Dealing with redness, dark spots, or blemishes? Use these color correcting tips! 

Color correcting helps cancel out a specific color or neutralize it so that your skin appears flawless.  Color Correcting and Color Correction Theory are complicated topics, and difficult to describe in a single blog, but I will do my best.  I encourage everyone to get their hands dirty or schedule a one-on-one lesson with a makeup artist to target specific concerns and get an in-depth analysis. That said, I will address some of the concerns I hear most often.

Color correcting helps cancel out a specific color or neutralize it so that your skin appears flawless.  We do this by When color correcting, use this color wheel to determine which color is on the opposite side of the color wheel from the undertone and use that color to cancel out the undertones you are trying to eliminate.isolating the underlying color (undertones) in whatever blemish you are addressing.  Use the color wheel to determine which color is on the opposite side of the color wheel from the undertone and use that color to cancel out the undertones you are trying to eliminate.

Many people are concerned with acne marks (redness), rosacea, dark spots, melasma, under eye circles, etc… If your foundation or concealer isn’t covering a spot of concern, I recommend color correcting.  Yes, it is an additional step, but it may be a step toward added confidence as well.

Below is a series of common questions I get from clients. I hope this helps address your area of concerns. Remember, I am always available via email (Megan@MeganMelone.com) to discuss these and other skin care issues.

Q: I have dark circles under my eyes, can you help me mask them? 

If your under eyes are blue or purple, and you have light to medium skin, you will want to correct this area with a peach or light peach corrector.  After you have corrected the area, you can use your concealer and the color should be neutralized.  Remember the skin is thin under your eyes. I recommend using concealers which are intended for that area.  If you don’t, the area can appear cakey.  Also, I recommend using a VERY finely milled powder (like RCMA no color) very lightly to set the area.  If you are experiencing dryness, hydrate with an eye cream prior to color correcting.

Q: I have some redness in my skin, how can I conceal the red without caking on the makeup?

A: To neutralize the red in your skin, use a mint green corrector.  If you look at a color wheel, red and green are on the opposite side, this means that the green will actually counter the red thus eliminating the red (works great for rosacea or ruddy complexions or as a spot corrector on a pimple).  After you use the green corrector, you can apply your foundation being careful NOT to rub the corrector off.  I recommend using a beauty blender or a brush that isn’t super stiff.  If you use a blender, lightly bounce the blender to blend out the edges of the concealer/foundation.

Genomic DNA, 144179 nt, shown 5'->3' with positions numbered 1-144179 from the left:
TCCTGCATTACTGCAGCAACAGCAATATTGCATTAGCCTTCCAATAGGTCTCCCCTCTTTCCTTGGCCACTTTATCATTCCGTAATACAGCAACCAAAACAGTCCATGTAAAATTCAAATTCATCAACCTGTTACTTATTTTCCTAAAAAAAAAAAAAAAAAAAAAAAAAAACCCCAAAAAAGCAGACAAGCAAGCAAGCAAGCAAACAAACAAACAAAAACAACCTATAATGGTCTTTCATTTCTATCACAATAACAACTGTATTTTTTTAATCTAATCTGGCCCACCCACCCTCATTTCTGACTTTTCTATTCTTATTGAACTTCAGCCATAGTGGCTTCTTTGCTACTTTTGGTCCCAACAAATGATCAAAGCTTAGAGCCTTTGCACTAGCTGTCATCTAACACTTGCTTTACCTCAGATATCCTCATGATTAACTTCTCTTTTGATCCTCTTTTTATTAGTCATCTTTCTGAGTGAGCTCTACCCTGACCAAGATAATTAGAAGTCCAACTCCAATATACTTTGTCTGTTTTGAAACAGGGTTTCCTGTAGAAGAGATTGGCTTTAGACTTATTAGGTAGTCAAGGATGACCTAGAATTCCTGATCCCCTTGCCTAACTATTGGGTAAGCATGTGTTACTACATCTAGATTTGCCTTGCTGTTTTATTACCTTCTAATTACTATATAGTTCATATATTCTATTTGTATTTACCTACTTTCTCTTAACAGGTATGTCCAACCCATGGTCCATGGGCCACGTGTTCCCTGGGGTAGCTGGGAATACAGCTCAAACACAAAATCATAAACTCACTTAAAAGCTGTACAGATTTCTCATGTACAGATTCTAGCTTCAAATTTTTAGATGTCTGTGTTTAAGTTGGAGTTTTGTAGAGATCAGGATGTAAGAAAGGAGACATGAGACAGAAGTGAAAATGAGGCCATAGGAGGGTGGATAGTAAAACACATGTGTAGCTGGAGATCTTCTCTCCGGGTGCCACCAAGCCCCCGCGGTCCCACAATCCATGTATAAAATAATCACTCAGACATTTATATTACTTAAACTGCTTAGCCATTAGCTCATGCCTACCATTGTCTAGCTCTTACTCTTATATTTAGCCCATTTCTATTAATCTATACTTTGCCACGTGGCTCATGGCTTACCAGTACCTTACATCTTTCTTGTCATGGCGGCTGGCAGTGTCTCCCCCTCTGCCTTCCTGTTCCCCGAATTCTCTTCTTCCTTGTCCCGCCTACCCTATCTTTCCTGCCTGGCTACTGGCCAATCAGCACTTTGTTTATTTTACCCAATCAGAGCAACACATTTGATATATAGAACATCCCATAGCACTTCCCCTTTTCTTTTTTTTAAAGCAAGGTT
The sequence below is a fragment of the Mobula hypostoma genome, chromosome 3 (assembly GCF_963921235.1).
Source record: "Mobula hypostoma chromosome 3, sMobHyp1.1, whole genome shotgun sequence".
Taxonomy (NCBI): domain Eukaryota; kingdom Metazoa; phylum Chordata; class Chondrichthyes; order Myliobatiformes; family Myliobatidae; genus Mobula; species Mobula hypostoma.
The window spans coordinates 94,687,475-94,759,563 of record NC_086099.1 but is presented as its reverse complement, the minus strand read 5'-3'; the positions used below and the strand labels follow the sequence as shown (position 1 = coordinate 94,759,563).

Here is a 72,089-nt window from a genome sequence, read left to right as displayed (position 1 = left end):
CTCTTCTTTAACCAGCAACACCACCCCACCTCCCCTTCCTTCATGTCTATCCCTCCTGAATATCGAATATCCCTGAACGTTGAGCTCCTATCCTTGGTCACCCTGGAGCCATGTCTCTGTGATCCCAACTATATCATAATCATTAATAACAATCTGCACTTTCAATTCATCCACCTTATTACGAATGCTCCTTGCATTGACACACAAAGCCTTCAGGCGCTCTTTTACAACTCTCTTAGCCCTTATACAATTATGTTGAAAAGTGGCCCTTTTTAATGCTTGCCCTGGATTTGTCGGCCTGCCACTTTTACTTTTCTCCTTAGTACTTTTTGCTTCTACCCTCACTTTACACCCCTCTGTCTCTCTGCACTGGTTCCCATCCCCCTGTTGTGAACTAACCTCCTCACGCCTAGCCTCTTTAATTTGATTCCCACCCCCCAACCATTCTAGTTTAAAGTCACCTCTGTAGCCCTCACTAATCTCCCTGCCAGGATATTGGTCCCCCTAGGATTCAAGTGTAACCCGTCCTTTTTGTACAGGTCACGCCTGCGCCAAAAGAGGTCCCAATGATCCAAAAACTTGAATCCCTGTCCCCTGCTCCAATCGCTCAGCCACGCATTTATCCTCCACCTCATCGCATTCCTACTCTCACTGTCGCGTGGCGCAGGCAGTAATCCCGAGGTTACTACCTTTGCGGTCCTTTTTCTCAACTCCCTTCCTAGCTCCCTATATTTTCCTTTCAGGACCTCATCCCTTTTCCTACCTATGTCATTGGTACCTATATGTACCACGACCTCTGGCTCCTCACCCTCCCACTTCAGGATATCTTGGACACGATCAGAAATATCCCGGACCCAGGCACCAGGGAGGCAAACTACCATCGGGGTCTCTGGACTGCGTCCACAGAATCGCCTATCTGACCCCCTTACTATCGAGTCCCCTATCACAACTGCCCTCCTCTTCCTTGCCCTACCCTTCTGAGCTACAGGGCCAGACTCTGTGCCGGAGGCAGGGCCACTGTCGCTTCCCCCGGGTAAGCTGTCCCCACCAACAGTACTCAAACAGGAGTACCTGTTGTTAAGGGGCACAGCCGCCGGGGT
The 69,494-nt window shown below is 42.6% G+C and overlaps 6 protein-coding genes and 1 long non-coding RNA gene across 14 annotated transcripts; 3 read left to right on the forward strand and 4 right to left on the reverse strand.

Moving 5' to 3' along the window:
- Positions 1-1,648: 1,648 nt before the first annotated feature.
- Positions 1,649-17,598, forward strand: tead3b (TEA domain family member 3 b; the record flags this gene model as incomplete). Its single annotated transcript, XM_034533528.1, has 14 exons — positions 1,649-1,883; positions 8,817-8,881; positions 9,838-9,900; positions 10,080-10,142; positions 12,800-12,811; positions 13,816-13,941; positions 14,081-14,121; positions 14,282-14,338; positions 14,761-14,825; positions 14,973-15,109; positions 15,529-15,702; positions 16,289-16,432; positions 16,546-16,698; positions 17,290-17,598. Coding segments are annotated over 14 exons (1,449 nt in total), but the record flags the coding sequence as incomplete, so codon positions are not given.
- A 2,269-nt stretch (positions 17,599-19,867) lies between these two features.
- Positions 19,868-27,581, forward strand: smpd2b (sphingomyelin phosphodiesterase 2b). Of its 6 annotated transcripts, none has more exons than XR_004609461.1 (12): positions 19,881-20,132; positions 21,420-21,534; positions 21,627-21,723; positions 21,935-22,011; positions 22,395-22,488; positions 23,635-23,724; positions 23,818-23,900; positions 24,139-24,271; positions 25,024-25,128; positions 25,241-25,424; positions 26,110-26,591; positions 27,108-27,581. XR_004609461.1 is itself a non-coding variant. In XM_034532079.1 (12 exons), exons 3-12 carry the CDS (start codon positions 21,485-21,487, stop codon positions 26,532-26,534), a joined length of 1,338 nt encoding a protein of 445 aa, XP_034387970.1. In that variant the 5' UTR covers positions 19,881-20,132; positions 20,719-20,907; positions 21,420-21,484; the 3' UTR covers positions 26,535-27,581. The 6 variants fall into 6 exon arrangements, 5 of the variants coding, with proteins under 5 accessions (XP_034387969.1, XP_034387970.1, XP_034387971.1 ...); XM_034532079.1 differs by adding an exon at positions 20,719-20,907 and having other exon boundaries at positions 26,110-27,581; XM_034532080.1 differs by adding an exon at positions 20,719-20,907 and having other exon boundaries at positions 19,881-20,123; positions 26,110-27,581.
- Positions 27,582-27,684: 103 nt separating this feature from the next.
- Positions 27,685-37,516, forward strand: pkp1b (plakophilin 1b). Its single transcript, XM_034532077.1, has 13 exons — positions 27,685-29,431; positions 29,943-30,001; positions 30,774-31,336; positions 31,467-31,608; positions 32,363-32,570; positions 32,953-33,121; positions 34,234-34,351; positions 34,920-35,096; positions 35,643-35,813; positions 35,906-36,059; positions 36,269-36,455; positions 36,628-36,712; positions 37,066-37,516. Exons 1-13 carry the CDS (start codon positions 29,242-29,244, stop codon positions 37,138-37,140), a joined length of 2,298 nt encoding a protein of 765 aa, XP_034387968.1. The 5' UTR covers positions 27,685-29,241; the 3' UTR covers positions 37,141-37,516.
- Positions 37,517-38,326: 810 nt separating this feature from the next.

Q:  I have dark skin and my under eyes look very dark (purple/blue), how can I correct this?

A: If you have darker skin, you will want to reach for a darker orange or salmon colored corrector to neutralize the purple undertones under your eyes.  DO NOT (I REPEAT!!!! DO NOT) use orange lipstick under your eyes.  A while ago, there was a video trolling Facebook in which a blogger used orange lipstick to conceal the under eye area.  The result was beautiful, however, lipstick is not formulated for use around the eye.  The skin is very thin in this area and can cause reactions or tiny white bumps called milia.  Reach for something that is actually intended to correct the eye area.

Q : My skin looks so drab and dull, is there anything I can do to bring my skin back to life (especially in the winter)?

A: Yes, lilac correctors or primers can help nicely by not only making the skin appear less sallow, but also neutralizing the yellow spots.  Lilac is a great color for brightening light to medium skin tones and making the skin appear more vibrant.

General color correcting tips:

If you are experiencing dryness, hydrate with an eye cream prior to color correcting.

  1. Apply skincare (moisturizers and serums) prior to color correcting, and let it soak into the skin!
  2. Apply your corrector in thin layers (a small synthetic brush or beauty blender will work great here).  Build up the corrector if needed by using these thin layers.
  3. Use lightweight products, so your makeup is less likely to cake. I have a product in testing, so please join my Facebook group “Megan Melone Beauty” for the latest in product releases.
  4. Blend the corrector out, if you can see it through your foundation, you either haven’t blended or you used too much product.

Beautifully,

Megan

 

 

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